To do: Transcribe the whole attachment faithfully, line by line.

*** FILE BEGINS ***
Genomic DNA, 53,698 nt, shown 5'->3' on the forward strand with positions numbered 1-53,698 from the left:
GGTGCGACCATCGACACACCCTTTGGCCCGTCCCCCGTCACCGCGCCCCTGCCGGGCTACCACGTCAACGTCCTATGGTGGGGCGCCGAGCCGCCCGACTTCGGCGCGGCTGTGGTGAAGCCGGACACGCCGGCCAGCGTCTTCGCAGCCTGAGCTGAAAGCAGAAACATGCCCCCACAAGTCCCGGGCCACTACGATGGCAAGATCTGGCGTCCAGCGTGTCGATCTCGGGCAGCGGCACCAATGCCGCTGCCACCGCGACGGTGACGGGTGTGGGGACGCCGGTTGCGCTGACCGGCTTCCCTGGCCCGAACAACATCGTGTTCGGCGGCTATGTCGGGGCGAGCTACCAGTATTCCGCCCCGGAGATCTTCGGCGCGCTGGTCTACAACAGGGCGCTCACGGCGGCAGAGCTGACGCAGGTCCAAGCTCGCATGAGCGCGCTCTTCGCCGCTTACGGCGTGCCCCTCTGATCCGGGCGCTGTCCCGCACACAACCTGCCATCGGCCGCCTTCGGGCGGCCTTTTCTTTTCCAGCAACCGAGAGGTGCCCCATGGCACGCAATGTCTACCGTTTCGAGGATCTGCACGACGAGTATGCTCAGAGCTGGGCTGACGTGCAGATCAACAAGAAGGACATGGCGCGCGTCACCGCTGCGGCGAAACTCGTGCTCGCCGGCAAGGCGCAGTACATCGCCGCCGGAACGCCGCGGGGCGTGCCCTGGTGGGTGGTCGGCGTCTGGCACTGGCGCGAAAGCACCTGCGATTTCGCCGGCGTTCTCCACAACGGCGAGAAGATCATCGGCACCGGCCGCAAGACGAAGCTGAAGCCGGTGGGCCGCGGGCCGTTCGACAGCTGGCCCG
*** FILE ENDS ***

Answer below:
Genomic DNA, 53,698 nt, shown 5'->3' on the forward strand with positions numbered 1-53,698 from the left:
GGTGCGACCATCGACACACCCTTTGGCCCGTCCCCCGTCACCGCGCCCCTGCCGGGCTACCACGTCAACGTCCTATGGTGGGGCGCCGAGCCGCCCGACTTCGGCGCGGCTGTGGTGAAGCCGGACACGCCGGCCAGCGTCTTCGCAGCCTGAGCTGAAAGCAGAAACATGCCCCCACAAGTCCCGGGCCACTACGATGGCAAGATCTGGCGTCCAGCGTGTCGATCTCGGGCAGCGGCACCAATGCCGCTGCCACCGCGACGGTGACGGGTGTGGGGACGCCGGTTGCGCTGACCGGCTTCCCTGGCCCGAACAACATCGTGTTCGGCGGCTATGTCGGGGCGAGCTACCAGTATTCCGCCCCGGAGATCTTCGGCGCGCTGGTCTACAACAGGGCGCTCACGGCGGCAGAGCTGACGCAGGTCCAAGCTCGCATGAGCGCGCTCTTCGCCGCTTACGGCGTGCCCCTCTGATCCGGGCGCTGTCCCGCACACAACCTGCCATCGGCCGCCTTCGGGCGGCCTTTTCTTTTCCAGCAACCGAGAGGTGCCCCATGGCACGCAATGTCTACCGTTTCGAGGATCTGCACGACGAGTATGCTCAGAGCTGGGCTGACGTGCAGATCAACAAGAAGGACATGGCGCGCGTCACCGCTGCGGCGAAACTCGTGCTCGCCGGCAAGGCGCAGTACATCGCCGCCGGAACGCCGCGGGGCGTGCCCTGGTGGGTGGTCGGCGTCTGGCACTGGCGCGAAAGCACCTGCGATTTCGCCGGCGTTCTCCACAACGGCGAGAAGATCATCGGCACCGGCCGCAAGACGAAGCTGAAGCCGGTGGGCCGCGGGCCGTTCGACAGCTGGCCCG